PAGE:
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Re: Lets clear up a common misconception (oil viscosity)

Quote Originally Posted by Steve C
I have to ask. Why?
Thats what I do for a living.

I am here because I have a fiat though.

Cheers.

Guy.
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Old 26-05-2005   #10
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Re: Lets clear up a common misconception (oil viscosity)

You post on forums for a living? Kool job, care to employ me? I spend a lot of time on forums so I have excellent qualifications
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Old 26-05-2005   #11
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Re: Lets clear up a common misconception (oil viscosity)

It is a strange job.

We have deals with many internet car forums as their advisors/suppliers of oil.

http://www.opieoils.co.uk/lubricants.htm go and have a look.

Hope this clears it up.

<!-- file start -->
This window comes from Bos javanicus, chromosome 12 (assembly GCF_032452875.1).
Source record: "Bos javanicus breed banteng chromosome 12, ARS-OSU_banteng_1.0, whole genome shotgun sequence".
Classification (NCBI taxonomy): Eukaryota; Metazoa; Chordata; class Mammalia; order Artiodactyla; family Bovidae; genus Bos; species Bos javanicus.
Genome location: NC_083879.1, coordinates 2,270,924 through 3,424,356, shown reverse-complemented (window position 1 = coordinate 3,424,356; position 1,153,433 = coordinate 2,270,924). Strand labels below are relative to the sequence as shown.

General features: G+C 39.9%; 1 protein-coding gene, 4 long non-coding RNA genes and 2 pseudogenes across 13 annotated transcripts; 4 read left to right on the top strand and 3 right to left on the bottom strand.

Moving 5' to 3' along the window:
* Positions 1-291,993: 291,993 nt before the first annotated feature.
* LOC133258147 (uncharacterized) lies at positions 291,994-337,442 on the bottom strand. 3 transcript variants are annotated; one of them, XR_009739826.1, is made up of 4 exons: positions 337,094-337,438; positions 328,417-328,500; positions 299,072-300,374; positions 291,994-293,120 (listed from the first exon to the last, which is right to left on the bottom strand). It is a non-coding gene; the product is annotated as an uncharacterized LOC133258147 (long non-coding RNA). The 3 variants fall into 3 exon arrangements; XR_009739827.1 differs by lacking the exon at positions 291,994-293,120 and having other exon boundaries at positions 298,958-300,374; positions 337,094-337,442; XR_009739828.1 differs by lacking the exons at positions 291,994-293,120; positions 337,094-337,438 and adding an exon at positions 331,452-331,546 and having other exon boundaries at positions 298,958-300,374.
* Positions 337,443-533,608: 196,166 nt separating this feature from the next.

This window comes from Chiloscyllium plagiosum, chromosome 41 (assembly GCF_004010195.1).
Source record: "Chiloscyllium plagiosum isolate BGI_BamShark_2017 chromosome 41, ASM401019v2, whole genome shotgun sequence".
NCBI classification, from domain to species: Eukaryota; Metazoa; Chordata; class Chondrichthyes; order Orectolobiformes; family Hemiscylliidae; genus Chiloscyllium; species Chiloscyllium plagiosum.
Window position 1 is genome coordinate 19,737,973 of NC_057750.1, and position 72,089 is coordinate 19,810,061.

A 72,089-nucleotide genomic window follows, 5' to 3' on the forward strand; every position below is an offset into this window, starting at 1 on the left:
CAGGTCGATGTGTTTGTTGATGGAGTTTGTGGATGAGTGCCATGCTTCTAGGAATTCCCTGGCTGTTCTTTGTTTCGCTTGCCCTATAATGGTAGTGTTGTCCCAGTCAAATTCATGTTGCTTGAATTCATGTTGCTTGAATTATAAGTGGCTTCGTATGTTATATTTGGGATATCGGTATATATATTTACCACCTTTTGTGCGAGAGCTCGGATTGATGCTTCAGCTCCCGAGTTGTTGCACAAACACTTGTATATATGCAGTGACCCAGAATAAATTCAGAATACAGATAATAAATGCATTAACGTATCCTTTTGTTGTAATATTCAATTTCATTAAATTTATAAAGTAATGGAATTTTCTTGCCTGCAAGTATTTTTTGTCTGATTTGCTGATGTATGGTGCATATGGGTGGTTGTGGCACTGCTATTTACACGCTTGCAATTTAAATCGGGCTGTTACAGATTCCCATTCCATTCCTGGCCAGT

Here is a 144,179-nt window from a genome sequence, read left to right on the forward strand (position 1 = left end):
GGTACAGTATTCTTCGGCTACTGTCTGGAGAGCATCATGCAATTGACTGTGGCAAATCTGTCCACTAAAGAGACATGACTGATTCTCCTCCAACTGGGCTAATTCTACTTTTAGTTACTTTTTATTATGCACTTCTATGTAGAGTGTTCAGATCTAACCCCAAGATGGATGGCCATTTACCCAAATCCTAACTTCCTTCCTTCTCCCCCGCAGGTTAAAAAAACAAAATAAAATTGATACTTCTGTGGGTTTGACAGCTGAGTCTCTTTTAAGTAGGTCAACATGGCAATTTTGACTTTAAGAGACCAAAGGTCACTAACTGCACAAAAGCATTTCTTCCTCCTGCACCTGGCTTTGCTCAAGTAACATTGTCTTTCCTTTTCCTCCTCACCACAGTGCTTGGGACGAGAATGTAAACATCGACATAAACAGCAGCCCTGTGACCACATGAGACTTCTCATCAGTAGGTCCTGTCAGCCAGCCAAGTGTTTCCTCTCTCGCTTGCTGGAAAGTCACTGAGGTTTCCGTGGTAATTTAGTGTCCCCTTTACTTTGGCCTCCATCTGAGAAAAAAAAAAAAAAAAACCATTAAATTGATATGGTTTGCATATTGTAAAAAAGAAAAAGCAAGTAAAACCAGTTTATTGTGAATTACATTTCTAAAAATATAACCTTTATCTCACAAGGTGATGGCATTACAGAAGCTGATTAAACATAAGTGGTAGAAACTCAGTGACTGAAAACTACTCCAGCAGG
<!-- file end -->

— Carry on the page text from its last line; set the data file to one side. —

Cheers

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Old 26-05-2005   #12
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Re: Lets clear up a common misconception (oil viscosity)

Quote Originally Posted by oilman
OK.

My Father had two sons.

Son number 1 = Simon (he is older)
Son number 2 = Guy ( he is a little bit younger)

We, both post under the same name.

Did you get it that time?

Cheers

Guy.

That's frickin funny
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Old 26-05-2005   #13
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Re: Lets clear up a common misconception (oil viscosity)

.. so a 0w40 oil is thinner when cold than a 15w40 then?